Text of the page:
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Giacomo Puccini: Turandot
Mlada Khudoley (Turandot), Riccardo Massi (Calaf), Guanqun Yu (Liù), Michail Ryssov (Timur), Manuel von Senden (Altoum), Andrè Schuen (Ping), Taylan Reinhard (Pang), Cosmin Ifrim (Pong), Yasushi Hirano (A Mandarin), Prazský Filharmonický Sbor, Lukás Vasilek (Chorus Master), Bregenzer Festspielchor, Benjamin Lack (Chorus Master), Wiener Symphoniker, Paolo Carignani (Conductor), Felix Breisach (Video Director), Aron Kitzig (Video Designer), Gernot Gögele and Alwin Bösch (Sound Designers), Marco Arturo Marelli (Stage Director and Set Designer), Constance Hoffmann (Costume Designer), Davy Cunningham (Lighting Designer), Ran Arthur Braun (Stunt and Action Choreographer)
Recoding: live at the Bregenz Festival Seebühne, Bregenz, Austria (July 2015) – Running time: 125’
C Major Entertainment/UNITEL # 731408 (or Blu-Ray # 731504) (Distributed by Naxos of America) – Booklet in English, German and French and Italian – Subtitles in Italian, English, German, French, Spanish, Korean, Chinese, and Japanese

Puccini’s final, unfinished grand spectacle has always provided room for artistic interpretation…how does a stage director interpret the ice queen’s conclusive vision of love? Here’s another take of cerebral connect with questionable results.

By reviewing the amazing statistics referencing Marco Arturo Marelli’s stage technology, it perceptively renders greater importance on physical impressions versus music and characters. Thus, we have a mishmash of time sequences (via sets and costumes): impressively stoic 210-209 BC Qin Shi Huang terra cotta warriors act as aerial-to-subaqueous defensive brackets, the hors du temps Great Wall anchors beneath Lake Constance, Calaf (an embodiment of Puccini while on life support) dresses in transplanted 1920’s-type Eastern European garb, three comical Mousquetaires chinois cloyingly hide behind Lucha libre masks, a Mandarin harlequin pantomimes quasi-comical relief, commedia dell’arte facial facades evince macabre exposure, Mao Tse Tung’s Cultural Revolution enlivens choral attentive marbled transmogrification along with a backpack-laden Liù. What? The picture confuses and is non-fluent.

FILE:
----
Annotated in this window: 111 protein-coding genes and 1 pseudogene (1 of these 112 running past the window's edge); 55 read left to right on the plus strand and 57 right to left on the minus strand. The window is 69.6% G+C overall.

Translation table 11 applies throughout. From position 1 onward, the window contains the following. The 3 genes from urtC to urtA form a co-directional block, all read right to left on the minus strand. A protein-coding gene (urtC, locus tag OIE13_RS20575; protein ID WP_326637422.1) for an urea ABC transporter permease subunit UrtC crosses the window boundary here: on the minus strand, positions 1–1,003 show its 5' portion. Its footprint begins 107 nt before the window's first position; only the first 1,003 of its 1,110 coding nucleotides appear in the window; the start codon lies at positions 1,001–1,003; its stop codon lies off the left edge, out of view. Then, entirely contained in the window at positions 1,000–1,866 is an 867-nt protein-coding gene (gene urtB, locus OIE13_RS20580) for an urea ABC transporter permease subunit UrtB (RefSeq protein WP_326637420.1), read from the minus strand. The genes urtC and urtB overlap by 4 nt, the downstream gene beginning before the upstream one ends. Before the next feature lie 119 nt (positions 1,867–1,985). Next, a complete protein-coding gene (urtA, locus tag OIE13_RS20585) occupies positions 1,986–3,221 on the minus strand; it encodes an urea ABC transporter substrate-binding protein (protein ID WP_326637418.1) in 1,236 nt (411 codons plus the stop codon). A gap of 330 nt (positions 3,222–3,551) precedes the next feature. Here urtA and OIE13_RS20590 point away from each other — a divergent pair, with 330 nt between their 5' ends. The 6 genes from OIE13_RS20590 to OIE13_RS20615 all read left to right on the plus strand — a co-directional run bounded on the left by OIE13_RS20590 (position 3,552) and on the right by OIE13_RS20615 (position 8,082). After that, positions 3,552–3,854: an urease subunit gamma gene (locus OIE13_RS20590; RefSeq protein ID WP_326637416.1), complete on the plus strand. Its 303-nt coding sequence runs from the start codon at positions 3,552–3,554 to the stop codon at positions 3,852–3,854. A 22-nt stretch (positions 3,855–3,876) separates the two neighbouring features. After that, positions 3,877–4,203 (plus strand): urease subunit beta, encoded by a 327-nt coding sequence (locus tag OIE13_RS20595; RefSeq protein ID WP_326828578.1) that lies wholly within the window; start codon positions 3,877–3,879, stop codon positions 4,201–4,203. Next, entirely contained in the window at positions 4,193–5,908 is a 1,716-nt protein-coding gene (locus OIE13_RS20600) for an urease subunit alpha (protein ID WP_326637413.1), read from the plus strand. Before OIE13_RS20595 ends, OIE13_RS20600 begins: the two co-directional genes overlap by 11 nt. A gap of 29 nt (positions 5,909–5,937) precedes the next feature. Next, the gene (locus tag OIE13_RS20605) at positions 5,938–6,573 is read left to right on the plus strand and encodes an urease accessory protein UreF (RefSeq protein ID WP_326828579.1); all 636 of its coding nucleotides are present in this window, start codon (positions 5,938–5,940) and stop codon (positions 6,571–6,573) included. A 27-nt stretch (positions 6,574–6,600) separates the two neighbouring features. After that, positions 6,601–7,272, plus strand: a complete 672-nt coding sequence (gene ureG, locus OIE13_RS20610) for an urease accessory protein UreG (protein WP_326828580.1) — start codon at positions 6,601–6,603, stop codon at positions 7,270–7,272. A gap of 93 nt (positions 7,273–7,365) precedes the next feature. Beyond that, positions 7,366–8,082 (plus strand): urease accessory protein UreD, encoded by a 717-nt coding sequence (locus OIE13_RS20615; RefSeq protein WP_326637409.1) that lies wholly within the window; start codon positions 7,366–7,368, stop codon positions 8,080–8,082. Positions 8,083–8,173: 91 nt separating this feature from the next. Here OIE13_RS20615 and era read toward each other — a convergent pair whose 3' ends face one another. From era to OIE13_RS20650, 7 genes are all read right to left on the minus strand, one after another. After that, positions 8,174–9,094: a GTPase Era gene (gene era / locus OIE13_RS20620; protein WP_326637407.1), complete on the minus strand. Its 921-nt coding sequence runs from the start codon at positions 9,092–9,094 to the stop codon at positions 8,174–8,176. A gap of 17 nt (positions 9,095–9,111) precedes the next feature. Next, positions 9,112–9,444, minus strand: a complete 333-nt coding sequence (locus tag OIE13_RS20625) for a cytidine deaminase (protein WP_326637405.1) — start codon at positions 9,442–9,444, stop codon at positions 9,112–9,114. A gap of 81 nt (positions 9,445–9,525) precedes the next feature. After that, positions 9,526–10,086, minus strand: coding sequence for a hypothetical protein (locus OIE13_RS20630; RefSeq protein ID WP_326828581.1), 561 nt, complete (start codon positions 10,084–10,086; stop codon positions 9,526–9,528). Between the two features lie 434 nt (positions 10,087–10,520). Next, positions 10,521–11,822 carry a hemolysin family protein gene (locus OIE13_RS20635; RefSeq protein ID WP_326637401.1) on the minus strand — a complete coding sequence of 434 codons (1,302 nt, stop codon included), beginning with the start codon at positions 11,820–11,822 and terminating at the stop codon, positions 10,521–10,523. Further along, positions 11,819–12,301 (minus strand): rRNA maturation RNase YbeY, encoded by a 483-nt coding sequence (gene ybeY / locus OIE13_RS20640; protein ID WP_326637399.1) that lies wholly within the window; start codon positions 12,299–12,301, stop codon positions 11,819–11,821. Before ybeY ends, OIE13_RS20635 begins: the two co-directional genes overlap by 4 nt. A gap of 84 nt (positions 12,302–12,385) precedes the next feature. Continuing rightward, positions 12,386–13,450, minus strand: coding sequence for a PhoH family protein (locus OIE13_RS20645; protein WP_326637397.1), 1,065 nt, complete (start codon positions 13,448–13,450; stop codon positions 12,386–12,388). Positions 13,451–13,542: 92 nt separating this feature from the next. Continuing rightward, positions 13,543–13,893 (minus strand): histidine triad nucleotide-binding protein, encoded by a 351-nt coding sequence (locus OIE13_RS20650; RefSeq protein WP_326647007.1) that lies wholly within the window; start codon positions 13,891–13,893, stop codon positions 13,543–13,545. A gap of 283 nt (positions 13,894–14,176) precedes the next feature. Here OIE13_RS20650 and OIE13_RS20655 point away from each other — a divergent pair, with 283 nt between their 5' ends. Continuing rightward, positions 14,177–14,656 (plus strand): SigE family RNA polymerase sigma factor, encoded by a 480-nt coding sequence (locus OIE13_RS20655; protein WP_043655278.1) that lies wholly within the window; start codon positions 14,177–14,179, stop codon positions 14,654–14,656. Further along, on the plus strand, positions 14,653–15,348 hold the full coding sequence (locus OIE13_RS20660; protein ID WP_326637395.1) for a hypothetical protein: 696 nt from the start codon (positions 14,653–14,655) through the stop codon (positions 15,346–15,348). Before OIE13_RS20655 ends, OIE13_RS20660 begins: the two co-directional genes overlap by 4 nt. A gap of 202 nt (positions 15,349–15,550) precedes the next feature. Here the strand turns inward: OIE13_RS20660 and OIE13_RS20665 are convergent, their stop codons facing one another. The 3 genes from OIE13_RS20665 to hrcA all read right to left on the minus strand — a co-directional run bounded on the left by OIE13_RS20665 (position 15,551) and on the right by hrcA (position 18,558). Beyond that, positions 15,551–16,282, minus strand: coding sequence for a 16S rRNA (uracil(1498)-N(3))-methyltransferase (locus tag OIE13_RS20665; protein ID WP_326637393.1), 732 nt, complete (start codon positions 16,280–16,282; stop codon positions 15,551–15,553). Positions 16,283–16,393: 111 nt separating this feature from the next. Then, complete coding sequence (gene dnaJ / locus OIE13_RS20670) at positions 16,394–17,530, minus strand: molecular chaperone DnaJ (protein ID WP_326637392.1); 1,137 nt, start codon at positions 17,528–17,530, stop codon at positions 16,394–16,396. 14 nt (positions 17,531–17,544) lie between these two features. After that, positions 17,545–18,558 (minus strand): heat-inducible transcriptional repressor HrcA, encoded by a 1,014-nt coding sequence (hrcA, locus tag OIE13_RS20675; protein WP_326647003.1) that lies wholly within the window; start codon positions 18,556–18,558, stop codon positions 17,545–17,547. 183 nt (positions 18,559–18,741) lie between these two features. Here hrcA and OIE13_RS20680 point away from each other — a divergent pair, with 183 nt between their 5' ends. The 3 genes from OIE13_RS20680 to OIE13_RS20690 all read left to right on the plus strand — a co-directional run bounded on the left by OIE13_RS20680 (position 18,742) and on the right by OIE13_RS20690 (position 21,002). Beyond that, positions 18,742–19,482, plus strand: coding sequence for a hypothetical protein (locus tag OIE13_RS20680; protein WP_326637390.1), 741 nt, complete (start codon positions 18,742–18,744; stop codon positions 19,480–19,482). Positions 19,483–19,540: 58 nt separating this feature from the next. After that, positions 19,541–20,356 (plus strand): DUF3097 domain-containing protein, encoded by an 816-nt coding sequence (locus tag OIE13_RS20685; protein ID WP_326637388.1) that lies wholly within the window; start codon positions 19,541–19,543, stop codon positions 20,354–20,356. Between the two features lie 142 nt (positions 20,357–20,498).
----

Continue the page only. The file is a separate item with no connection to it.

Marelli is fixated on a Puccini-Calaf connect that drains the Italian’s powerful score. Constance Hoffman runs a gamut of cross-costuming, depicting an array of textures, auras and eras: in no way does the wardrobe-designate congeal and heighten this Turandot. Likewise, it confuses and buries continuity.

Vocally-speaking singers are up and down. Mlada Khudoley’s difficult score is magnified by her highly brash and wavy vibrato. One can’t blame her for dilution of character as she comes across as having assertive, faintly-loving approaches (by Marelli) alongside inappropriate gesticulations that mismatch the Adami/Simoni libretto. In no way does Turandot signify power (she’s rather weakly amorous.) Instead, she exudes vulnerability, and she crumbles Turandot’s idée fixe. While Timur delivers an impressive aria in the beginning of Act III, Michail Ryssov’s stamina loses steam on the closing note of “Nessun dorma.”

Constance Hoffman’s Altoum and Timour similar dressings aid in a befuddling, blurred vision. Musically-speaking, the saving grace can be accredited to Guanqun Yu’s portrayal of Liù. She plays her character with warmth, concern, passion and beautiful pitch. Set amidst strong string accompaniment, her buttery and impassioned “Tanto amore segreto” has fervor and pathos, yet nothing beyond.

If one is gnarled by this Turandot, fingers points to Mr. Marelli. In addition to grinding blacksmiths, we have hi-tech emoji smiles and frowns on a rotating x-y-z axis. Though these extravagant techniques evoke unstoppable stimuli, the basics of Puccini’s posthumous work doesn’t carry the baton forward in creating a newly fashioned, well-expressive delivery.

Paolo Carignani’s pacing is brisk and forthright; however, the music is buried beneath the surface, playing second fiddle to the stage’s incongruous antics. Alas, here, Puccini’s score simply lacks heart and soul.

One can have all the tonnage imaginable alongside grandeurs of pixel pitch and electronic circuitry, but in the end, does it elucidate and reveal a coherent message since Puccini’s demise on November 29, 1924? Hardly.

Christie Grimstad




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